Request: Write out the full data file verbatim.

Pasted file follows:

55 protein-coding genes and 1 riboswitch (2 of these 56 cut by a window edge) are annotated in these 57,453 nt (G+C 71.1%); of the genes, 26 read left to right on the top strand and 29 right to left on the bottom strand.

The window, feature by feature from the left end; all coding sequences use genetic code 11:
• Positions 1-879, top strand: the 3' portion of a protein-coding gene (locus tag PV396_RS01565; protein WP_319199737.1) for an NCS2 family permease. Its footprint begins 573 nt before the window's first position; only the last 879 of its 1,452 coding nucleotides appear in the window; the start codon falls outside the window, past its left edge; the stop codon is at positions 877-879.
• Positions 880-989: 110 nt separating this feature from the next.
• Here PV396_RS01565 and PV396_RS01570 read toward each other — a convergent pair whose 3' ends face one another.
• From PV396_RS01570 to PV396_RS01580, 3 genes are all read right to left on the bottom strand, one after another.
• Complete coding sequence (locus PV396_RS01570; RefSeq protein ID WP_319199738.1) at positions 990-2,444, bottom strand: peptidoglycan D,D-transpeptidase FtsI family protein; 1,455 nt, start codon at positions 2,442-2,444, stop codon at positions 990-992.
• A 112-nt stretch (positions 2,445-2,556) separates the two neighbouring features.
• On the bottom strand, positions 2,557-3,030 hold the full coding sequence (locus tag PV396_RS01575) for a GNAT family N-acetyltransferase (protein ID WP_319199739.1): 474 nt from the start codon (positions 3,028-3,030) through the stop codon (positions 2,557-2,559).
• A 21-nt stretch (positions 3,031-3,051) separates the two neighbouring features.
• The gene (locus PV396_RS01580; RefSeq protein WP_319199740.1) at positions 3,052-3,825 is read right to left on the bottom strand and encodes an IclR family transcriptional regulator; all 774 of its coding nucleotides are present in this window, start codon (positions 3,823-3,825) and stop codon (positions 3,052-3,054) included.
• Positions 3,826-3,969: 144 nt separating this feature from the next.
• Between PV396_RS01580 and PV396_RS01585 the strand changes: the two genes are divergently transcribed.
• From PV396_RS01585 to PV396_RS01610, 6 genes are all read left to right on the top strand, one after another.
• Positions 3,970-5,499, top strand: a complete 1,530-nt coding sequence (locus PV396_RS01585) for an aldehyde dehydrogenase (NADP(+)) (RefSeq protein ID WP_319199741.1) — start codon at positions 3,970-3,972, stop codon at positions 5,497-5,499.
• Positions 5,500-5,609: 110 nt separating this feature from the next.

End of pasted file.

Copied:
55 protein-coding genes and 1 riboswitch (2 of these 56 cut by a window edge) are annotated in these 57,453 nt (G+C 71.1%); of the genes, 26 read left to right on the top strand and 29 right to left on the bottom strand.

The window, feature by feature from the left end; all coding sequences use genetic code 11:
• Positions 1-879, top strand: the 3' portion of a protein-coding gene (locus tag PV396_RS01565; protein WP_319199737.1) for an NCS2 family permease. Its footprint begins 573 nt before the window's first position; only the last 879 of its 1,452 coding nucleotides appear in the window; the start codon falls outside the window, past its left edge; the stop codon is at positions 877-879.
• Positions 880-989: 110 nt separating this feature from the next.
• Here PV396_RS01565 and PV396_RS01570 read toward each other — a convergent pair whose 3' ends face one another.
• From PV396_RS01570 to PV396_RS01580, 3 genes are all read right to left on the bottom strand, one after another.
• Complete coding sequence (locus PV396_RS01570; RefSeq protein ID WP_319199738.1) at positions 990-2,444, bottom strand: peptidoglycan D,D-transpeptidase FtsI family protein; 1,455 nt, start codon at positions 2,442-2,444, stop codon at positions 990-992.
• A 112-nt stretch (positions 2,445-2,556) separates the two neighbouring features.
• On the bottom strand, positions 2,557-3,030 hold the full coding sequence (locus tag PV396_RS01575) for a GNAT family N-acetyltransferase (protein ID WP_319199739.1): 474 nt from the start codon (positions 3,028-3,030) through the stop codon (positions 2,557-2,559).
• A 21-nt stretch (positions 3,031-3,051) separates the two neighbouring features.
• The gene (locus PV396_RS01580; RefSeq protein WP_319199740.1) at positions 3,052-3,825 is read right to left on the bottom strand and encodes an IclR family transcriptional regulator; all 774 of its coding nucleotides are present in this window, start codon (positions 3,823-3,825) and stop codon (positions 3,052-3,054) included.
• Positions 3,826-3,969: 144 nt separating this feature from the next.
• Between PV396_RS01580 and PV396_RS01585 the strand changes: the two genes are divergently transcribed.
• From PV396_RS01585 to PV396_RS01610, 6 genes are all read left to right on the top strand, one after another.
• Positions 3,970-5,499, top strand: a complete 1,530-nt coding sequence (locus PV396_RS01585) for an aldehyde dehydrogenase (NADP(+)) (RefSeq protein ID WP_319199741.1) — start codon at positions 3,970-3,972, stop codon at positions 5,497-5,499.
• Positions 5,500-5,609: 110 nt separating this feature from the next.